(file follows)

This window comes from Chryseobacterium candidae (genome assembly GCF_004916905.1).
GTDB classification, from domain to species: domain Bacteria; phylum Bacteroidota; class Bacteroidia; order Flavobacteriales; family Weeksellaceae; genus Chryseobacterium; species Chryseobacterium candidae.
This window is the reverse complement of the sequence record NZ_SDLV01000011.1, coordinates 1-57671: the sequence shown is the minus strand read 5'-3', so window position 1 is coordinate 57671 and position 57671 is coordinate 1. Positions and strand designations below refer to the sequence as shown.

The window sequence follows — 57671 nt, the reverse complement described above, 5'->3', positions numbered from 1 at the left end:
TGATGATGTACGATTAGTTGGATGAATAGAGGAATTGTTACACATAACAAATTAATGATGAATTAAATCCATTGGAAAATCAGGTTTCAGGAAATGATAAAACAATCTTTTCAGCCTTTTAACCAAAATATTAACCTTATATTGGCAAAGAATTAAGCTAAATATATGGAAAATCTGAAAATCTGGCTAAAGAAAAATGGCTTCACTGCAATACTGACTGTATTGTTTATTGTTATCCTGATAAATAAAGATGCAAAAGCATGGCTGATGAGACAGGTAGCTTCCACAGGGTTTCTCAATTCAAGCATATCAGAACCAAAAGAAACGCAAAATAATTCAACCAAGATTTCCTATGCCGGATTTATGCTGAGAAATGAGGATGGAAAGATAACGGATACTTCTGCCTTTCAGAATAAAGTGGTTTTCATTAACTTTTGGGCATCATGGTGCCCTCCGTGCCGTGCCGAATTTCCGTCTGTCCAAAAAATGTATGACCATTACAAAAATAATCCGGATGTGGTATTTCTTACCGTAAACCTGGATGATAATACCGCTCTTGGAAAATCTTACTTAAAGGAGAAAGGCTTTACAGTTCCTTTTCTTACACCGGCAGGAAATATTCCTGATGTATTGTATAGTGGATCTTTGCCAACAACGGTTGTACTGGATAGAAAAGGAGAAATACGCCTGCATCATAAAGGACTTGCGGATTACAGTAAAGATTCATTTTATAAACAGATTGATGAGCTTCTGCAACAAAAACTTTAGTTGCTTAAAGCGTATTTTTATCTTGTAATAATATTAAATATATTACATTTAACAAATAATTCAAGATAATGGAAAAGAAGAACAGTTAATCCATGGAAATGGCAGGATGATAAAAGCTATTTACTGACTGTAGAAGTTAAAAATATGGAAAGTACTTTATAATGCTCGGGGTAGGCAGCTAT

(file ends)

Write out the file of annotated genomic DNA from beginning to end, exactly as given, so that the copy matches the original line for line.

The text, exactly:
This window comes from Chryseobacterium candidae (genome assembly GCF_004916905.1).
GTDB classification, from domain to species: domain Bacteria; phylum Bacteroidota; class Bacteroidia; order Flavobacteriales; family Weeksellaceae; genus Chryseobacterium; species Chryseobacterium candidae.
This window is the reverse complement of the sequence record NZ_SDLV01000011.1, coordinates 1-57671: the sequence shown is the minus strand read 5'-3', so window position 1 is coordinate 57671 and position 57671 is coordinate 1. Positions and strand designations below refer to the sequence as shown.

The window sequence follows — 57671 nt, the reverse complement described above, 5'->3', positions numbered from 1 at the left end:
TGATGATGTACGATTAGTTGGATGAATAGAGGAATTGTTACACATAACAAATTAATGATGAATTAAATCCATTGGAAAATCAGGTTTCAGGAAATGATAAAACAATCTTTTCAGCCTTTTAACCAAAATATTAACCTTATATTGGCAAAGAATTAAGCTAAATATATGGAAAATCTGAAAATCTGGCTAAAGAAAAATGGCTTCACTGCAATACTGACTGTATTGTTTATTGTTATCCTGATAAATAAAGATGCAAAAGCATGGCTGATGAGACAGGTAGCTTCCACAGGGTTTCTCAATTCAAGCATATCAGAACCAAAAGAAACGCAAAATAATTCAACCAAGATTTCCTATGCCGGATTTATGCTGAGAAATGAGGATGGAAAGATAACGGATACTTCTGCCTTTCAGAATAAAGTGGTTTTCATTAACTTTTGGGCATCATGGTGCCCTCCGTGCCGTGCCGAATTTCCGTCTGTCCAAAAAATGTATGACCATTACAAAAATAATCCGGATGTGGTATTTCTTACCGTAAACCTGGATGATAATACCGCTCTTGGAAAATCTTACTTAAAGGAGAAAGGCTTTACAGTTCCTTTTCTTACACCGGCAGGAAATATTCCTGATGTATTGTATAGTGGATCTTTGCCAACAACGGTTGTACTGGATAGAAAAGGAGAAATACGCCTGCATCATAAAGGACTTGCGGATTACAGTAAAGATTCATTTTATAAACAGATTGATGAGCTTCTGCAACAAAAACTTTAGTTGCTTAAAGCGTATTTTTATCTTGTAATAATATTAAATATATTACATTTAACAAATAATTCAAGATAATGGAAAAGAAGAACAGTTAATCCATGGAAATGGCAGGATGATAAAAGCTATTTACTGACTGTAGAAGTTAAAAATATGGAAAGTACTTTATAATGCTCGGGGTAGGCAGCTAT